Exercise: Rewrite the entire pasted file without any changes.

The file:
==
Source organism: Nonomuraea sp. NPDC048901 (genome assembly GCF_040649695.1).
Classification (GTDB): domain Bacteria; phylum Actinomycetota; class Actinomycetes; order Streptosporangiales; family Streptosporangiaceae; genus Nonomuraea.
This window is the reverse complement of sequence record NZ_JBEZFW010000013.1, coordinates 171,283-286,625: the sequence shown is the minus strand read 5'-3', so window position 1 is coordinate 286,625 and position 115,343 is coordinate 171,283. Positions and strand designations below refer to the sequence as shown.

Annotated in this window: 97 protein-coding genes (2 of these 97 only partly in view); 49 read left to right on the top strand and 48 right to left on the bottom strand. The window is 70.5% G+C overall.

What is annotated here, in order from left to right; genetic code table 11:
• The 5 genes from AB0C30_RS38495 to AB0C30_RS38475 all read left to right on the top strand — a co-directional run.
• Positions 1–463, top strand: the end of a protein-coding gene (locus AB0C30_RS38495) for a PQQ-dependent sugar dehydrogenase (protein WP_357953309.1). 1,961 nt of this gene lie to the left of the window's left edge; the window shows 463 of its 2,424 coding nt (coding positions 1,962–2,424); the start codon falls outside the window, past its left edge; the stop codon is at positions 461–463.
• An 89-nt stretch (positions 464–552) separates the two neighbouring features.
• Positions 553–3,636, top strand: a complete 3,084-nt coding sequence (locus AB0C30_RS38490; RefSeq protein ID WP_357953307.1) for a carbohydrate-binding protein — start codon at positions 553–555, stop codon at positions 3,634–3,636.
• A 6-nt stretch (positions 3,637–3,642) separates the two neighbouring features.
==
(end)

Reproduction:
Source organism: Nonomuraea sp. NPDC048901 (genome assembly GCF_040649695.1).
Classification (GTDB): domain Bacteria; phylum Actinomycetota; class Actinomycetes; order Streptosporangiales; family Streptosporangiaceae; genus Nonomuraea.
This window is the reverse complement of sequence record NZ_JBEZFW010000013.1, coordinates 171,283-286,625: the sequence shown is the minus strand read 5'-3', so window position 1 is coordinate 286,625 and position 115,343 is coordinate 171,283. Positions and strand designations below refer to the sequence as shown.

Annotated in this window: 97 protein-coding genes (2 of these 97 only partly in view); 49 read left to right on the top strand and 48 right to left on the bottom strand. The window is 70.5% G+C overall.

What is annotated here, in order from left to right; genetic code table 11:
• The 5 genes from AB0C30_RS38495 to AB0C30_RS38475 all read left to right on the top strand — a co-directional run.
• Positions 1–463, top strand: the end of a protein-coding gene (locus AB0C30_RS38495) for a PQQ-dependent sugar dehydrogenase (protein WP_357953309.1). 1,961 nt of this gene lie to the left of the window's left edge; the window shows 463 of its 2,424 coding nt (coding positions 1,962–2,424); the start codon falls outside the window, past its left edge; the stop codon is at positions 461–463.
• An 89-nt stretch (positions 464–552) separates the two neighbouring features.
• Positions 553–3,636, top strand: a complete 3,084-nt coding sequence (locus AB0C30_RS38490; RefSeq protein ID WP_357953307.1) for a carbohydrate-binding protein — start codon at positions 553–555, stop codon at positions 3,634–3,636.
• A 6-nt stretch (positions 3,637–3,642) separates the two neighbouring features.